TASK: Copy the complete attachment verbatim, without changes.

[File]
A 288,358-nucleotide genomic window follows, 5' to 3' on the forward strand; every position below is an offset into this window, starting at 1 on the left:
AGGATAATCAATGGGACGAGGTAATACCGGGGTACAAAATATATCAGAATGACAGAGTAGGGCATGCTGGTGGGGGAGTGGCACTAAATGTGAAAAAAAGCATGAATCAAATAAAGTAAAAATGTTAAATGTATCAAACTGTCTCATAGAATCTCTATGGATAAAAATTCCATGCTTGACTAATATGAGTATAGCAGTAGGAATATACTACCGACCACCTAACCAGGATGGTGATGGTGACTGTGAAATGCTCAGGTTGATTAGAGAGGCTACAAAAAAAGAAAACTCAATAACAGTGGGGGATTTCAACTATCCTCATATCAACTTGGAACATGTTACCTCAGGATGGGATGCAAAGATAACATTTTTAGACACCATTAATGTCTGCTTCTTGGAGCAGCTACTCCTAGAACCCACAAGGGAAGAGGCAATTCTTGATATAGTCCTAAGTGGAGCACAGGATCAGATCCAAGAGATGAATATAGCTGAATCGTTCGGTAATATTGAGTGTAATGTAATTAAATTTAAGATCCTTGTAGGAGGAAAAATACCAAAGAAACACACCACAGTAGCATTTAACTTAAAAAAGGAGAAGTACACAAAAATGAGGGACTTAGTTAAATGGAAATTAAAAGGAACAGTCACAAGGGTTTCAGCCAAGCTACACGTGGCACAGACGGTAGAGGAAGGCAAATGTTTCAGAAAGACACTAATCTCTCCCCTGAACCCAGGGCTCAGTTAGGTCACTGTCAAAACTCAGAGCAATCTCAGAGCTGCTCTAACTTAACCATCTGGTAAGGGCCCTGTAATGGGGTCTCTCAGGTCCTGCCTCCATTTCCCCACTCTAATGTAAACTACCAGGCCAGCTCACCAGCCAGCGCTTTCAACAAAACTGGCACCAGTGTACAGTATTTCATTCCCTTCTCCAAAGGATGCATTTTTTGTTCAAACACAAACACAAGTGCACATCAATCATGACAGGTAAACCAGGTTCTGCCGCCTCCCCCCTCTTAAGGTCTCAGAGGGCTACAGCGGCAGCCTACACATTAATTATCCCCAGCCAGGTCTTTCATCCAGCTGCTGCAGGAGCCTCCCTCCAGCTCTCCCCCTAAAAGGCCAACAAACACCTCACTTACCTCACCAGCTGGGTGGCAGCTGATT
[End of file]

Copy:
A 288,358-nucleotide genomic window follows, 5' to 3' on the forward strand; every position below is an offset into this window, starting at 1 on the left:
AGGATAATCAATGGGACGAGGTAATACCGGGGTACAAAATATATCAGAATGACAGAGTAGGGCATGCTGGTGGGGGAGTGGCACTAAATGTGAAAAAAAGCATGAATCAAATAAAGTAAAAATGTTAAATGTATCAAACTGTCTCATAGAATCTCTATGGATAAAAATTCCATGCTTGACTAATATGAGTATAGCAGTAGGAATATACTACCGACCACCTAACCAGGATGGTGATGGTGACTGTGAAATGCTCAGGTTGATTAGAGAGGCTACAAAAAAAGAAAACTCAATAACAGTGGGGGATTTCAACTATCCTCATATCAACTTGGAACATGTTACCTCAGGATGGGATGCAAAGATAACATTTTTAGACACCATTAATGTCTGCTTCTTGGAGCAGCTACTCCTAGAACCCACAAGGGAAGAGGCAATTCTTGATATAGTCCTAAGTGGAGCACAGGATCAGATCCAAGAGATGAATATAGCTGAATCGTTCGGTAATATTGAGTGTAATGTAATTAAATTTAAGATCCTTGTAGGAGGAAAAATACCAAAGAAACACACCACAGTAGCATTTAACTTAAAAAAGGAGAAGTACACAAAAATGAGGGACTTAGTTAAATGGAAATTAAAAGGAACAGTCACAAGGGTTTCAGCCAAGCTACACGTGGCACAGACGGTAGAGGAAGGCAAATGTTTCAGAAAGACACTAATCTCTCCCCTGAACCCAGGGCTCAGTTAGGTCACTGTCAAAACTCAGAGCAATCTCAGAGCTGCTCTAACTTAACCATCTGGTAAGGGCCCTGTAATGGGGTCTCTCAGGTCCTGCCTCCATTTCCCCACTCTAATGTAAACTACCAGGCCAGCTCACCAGCCAGCGCTTTCAACAAAACTGGCACCAGTGTACAGTATTTCATTCCCTTCTCCAAAGGATGCATTTTTTGTTCAAACACAAACACAAGTGCACATCAATCATGACAGGTAAACCAGGTTCTGCCGCCTCCCCCCTCTTAAGGTCTCAGAGGGCTACAGCGGCAGCCTACACATTAATTATCCCCAGCCAGGTCTTTCATCCAGCTGCTGCAGGAGCCTCCCTCCAGCTCTCCCCCTAAAAGGCCAACAAACACCTCACTTACCTCACCAGCTGGGTGGCAGCTGATT